Preoperative progressive pneumoperitoneum complementing chemical component relaxation in complex ventral hernia repair

Kristen E. Elstner, John W. Read, Omar Rodriguez-Acevedo, Kevin Ho-Shon, John Magnussen, Nabeel Ibrahim

Research output: Contribution to journalArticleResearchpeer-review

Abstract

Background: A rarely used technique for enabling closure of large ventral hernias with loss of domain is preoperative progressive pneumoperitoneum (PPP), which uses intermittent insufflation to gradually stretch the contracted abdominal wall muscles, increasing the capacity of the abdominal cavity. This allows the re-introduction of herniated viscera into the abdominal cavity and assists in closure of giant hernias which may otherwise be considered inoperable. Methods: This was a prospective study assessing 16 patients between 2013 and 2015 with multi-recurrent ventral hernia. All patients were treated preoperatively with both Botulinum Toxin A (BTA) injections to the lateral abdominal wall muscles to confer flaccid paralysis, and short-term PPP to passively expand the abdominal cavity. All patients underwent serial abdominal CT imaging, with pre- and post-treatment circumference measurements of the peritoneal cavity and hernia sac, prior to undergoing operative mesh repair of their hernia. Results: The mean hernia defect size was 236 cm2, with mean 28 % loss of domain. The mean overall duration of PPP was 6.2 days. The mean gain in abdominal circumference was 4.9 cm (5.6 %) (p 0.002) after BTA and PPP. Fascial closure and mesh hernia repair were performed in all 16 patients, with no patients suffering from postoperative abdominal hypertension, ventilatory impairment, or wound dehiscence. There are no hernia recurrences to date. Eight patients (50 %) experienced PPP-related complications, consisting of subcutaneous emphysema, pneumothorax, pneumomediastinum, pneumocardium, and metabolic acidosis. No complication required intervention. Conclusions: PPP is a useful adjunct in the repair of complex ventral hernia. It passively expands the abdominal cavity, allowing viscera to re-establish right of domain. At the same time, it helps to minimize the risks of postoperative abdominal compartment syndrome and the sequelae of fascial closure under tension. However, its benefits must be carefully weighed with the risk of serious complications, such as infection, perforation, pneumothorax, and pneumomediastinum.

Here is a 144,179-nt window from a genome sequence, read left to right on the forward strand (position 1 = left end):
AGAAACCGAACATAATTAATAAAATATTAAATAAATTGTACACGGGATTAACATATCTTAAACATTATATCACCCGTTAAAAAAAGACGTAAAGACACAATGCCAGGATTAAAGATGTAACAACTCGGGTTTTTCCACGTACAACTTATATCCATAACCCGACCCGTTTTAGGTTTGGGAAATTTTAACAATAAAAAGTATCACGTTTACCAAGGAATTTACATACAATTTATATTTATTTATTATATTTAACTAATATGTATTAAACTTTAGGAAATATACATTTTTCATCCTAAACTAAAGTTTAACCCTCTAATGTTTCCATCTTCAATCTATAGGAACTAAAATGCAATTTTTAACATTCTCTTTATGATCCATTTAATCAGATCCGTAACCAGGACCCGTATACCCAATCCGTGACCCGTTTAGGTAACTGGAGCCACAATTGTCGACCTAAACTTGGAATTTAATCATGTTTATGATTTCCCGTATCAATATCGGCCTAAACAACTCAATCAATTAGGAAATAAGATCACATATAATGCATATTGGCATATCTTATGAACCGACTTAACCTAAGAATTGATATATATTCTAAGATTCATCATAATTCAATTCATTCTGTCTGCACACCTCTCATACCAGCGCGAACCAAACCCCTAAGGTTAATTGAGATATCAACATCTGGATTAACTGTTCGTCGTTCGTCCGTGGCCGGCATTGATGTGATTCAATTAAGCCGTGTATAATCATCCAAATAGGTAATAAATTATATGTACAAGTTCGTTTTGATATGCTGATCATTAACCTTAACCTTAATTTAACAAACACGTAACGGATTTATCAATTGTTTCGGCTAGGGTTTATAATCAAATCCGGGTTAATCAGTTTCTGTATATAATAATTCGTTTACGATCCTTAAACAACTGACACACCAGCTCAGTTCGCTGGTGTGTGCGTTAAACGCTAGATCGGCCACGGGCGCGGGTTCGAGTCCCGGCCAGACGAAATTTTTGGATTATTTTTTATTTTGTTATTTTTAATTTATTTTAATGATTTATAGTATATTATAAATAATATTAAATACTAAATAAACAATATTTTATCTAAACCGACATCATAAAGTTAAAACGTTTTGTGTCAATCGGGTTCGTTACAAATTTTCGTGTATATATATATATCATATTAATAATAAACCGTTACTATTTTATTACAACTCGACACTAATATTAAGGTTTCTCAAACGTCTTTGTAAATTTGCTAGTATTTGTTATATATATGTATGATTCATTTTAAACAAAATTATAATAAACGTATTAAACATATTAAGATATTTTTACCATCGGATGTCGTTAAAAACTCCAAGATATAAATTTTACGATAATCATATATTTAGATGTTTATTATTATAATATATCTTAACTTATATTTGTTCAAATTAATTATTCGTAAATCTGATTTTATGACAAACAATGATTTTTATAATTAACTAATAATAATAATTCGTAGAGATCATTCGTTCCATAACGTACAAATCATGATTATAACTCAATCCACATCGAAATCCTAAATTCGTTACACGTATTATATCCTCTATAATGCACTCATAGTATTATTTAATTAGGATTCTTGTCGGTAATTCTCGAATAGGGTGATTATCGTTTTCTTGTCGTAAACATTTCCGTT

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Ventral Hernia
Pneumoperitoneum
Herniorrhaphy
Abdominal Cavity
Hernia
Mediastinal Emphysema
Abdominal Muscles
Type A Botulinum Toxins
Viscera
Abdominal Wall
Pneumothorax
Intra-Abdominal Hypertension
Subcutaneous Emphysema
Insufflation
Peritoneal Cavity
Acidosis
Paralysis
Prospective Studies
Hypertension
Recurrence

Cite this

@article{60c7d3c0dd8d4bb286b0994377d90c7f,
title = "Preoperative progressive pneumoperitoneum complementing chemical component relaxation in complex ventral hernia repair",